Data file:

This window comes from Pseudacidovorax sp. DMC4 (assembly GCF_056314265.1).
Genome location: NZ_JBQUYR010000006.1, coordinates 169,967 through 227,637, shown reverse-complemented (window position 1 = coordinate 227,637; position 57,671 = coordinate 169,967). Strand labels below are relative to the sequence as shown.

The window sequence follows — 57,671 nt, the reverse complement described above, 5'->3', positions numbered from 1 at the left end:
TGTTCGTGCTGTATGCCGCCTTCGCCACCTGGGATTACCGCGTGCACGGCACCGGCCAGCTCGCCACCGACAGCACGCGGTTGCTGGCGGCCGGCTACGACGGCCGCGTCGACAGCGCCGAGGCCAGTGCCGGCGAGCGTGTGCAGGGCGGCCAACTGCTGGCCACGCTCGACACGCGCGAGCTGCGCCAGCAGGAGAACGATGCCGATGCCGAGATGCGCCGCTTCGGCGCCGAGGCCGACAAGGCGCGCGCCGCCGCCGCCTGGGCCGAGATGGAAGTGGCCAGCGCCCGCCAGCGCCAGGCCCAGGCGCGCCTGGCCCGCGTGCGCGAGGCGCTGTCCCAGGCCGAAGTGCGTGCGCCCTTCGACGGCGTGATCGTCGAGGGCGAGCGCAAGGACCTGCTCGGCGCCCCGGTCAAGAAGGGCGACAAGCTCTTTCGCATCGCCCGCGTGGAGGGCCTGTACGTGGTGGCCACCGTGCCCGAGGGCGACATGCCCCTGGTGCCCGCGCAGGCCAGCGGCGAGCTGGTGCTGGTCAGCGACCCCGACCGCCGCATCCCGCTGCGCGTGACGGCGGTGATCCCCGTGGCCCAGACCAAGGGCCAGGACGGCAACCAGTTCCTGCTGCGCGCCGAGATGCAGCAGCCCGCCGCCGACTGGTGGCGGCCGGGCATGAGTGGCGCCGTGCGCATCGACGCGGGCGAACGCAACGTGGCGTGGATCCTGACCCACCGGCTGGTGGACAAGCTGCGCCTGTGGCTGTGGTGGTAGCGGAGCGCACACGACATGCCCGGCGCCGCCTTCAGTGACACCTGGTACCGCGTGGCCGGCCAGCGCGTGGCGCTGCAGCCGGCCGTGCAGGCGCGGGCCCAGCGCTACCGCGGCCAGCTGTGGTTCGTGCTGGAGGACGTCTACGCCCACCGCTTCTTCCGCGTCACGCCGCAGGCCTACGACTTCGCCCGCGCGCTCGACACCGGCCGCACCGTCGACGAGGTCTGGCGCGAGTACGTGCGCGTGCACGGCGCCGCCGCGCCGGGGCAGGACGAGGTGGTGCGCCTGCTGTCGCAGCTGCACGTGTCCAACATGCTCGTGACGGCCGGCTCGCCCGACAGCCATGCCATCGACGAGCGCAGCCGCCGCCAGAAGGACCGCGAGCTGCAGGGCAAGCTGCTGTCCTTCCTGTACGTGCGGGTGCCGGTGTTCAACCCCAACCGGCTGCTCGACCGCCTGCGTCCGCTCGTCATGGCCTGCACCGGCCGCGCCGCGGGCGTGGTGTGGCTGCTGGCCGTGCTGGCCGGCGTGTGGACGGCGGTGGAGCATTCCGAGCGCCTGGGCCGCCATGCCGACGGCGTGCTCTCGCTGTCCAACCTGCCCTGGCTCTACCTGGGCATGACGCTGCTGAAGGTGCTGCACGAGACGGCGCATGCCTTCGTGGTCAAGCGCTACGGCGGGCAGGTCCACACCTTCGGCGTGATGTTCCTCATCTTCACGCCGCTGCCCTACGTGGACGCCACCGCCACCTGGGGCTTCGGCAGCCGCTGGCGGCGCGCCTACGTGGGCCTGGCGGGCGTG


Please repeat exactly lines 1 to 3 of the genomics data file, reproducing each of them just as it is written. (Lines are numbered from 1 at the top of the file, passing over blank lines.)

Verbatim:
This window comes from Pseudacidovorax sp. DMC4 (assembly GCF_056314265.1).
Genome location: NZ_JBQUYR010000006.1, coordinates 169,967 through 227,637, shown reverse-complemented (window position 1 = coordinate 227,637; position 57,671 = coordinate 169,967). Strand labels below are relative to the sequence as shown.

The window sequence follows — 57,671 nt, the reverse complement described above, 5'->3', positions numbered from 1 at the left end: